There are plenty of women in screenwriting. They just never get credit.

    I think women are cut from the profession (if I may ramble a bit longer) is because the movies that draw in box office--predominately crap horror movies and romcoms--are unbearably sexist. Therefore, as a lady-type person, I vow to make the most reverse-sexist horror movie ever made!

    Or something.

  9. Excellent post, Kid! As an actress who wanted to be Luke Skywalker growing up, I am always dismayed to see gratuitous nudity in films, hear about my fellow actors' fears of working with a "chick director" on set, or hear about auditions where the girls were asked to talk about sexual situations when the script had nothing to do with that. I don't know why people are still threatened by females in powerful positions and I'm hoping that "The Hurt Locker" winning best film and best director might change that up a bit.

    Interestingly enough, even women writers and directors objectify women. It's not always men doing all of it - Joss Whedon is one of the biggest feminists in Hollywood right now. :)

    I really enjoyed reading your thoughts. Very insightful.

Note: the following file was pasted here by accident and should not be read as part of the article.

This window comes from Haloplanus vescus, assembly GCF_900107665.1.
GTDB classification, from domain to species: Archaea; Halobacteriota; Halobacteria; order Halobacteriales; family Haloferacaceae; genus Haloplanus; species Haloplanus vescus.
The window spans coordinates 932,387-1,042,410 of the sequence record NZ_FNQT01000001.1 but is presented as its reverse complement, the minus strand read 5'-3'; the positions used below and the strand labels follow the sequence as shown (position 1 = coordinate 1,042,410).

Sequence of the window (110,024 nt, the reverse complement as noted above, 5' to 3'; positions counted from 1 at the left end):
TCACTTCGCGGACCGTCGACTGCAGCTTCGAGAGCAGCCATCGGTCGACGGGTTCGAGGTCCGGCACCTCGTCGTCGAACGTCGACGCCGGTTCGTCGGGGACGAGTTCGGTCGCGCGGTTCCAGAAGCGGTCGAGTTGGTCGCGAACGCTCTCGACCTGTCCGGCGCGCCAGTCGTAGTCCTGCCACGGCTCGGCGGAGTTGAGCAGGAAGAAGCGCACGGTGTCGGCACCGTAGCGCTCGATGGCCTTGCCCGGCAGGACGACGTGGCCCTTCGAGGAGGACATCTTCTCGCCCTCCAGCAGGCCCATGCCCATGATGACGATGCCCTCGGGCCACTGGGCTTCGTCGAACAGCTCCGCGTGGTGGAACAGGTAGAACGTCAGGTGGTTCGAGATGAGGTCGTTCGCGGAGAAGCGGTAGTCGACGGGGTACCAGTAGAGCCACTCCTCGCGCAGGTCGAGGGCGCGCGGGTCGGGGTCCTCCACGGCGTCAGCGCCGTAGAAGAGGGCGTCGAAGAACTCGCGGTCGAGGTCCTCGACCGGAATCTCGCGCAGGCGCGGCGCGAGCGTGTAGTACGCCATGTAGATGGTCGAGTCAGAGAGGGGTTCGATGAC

10. This post is now carried on in a new topic..

  11. Blimey - this is an eye opener!!! I've just finished a Screenwriting course - taught by two men - I am a woman - my mission statement has always been to write from a womans point of view - the first script assignment that I submitted on the course had a female protagonist and guess what??? I was told to make the protagonist a man.................. ughhhhhhh. Does anyone else feel like they're pissing into the wind and all that they've got is a wet leg?

  12. Trish - Thanks so much for your comment. I'm really sorry the people teaching you told you that. I've been on both sides of this, if I'm honest. I've always felt that I prefer films led by men, than women. Similarly, with all things relating to comedy, I have always found men funnier on screen and on stage. What I am realizing more and more is that, this is largely down to the very prejudices we are talking about. I've grown up watching men doing these things, because women have not always had that chance.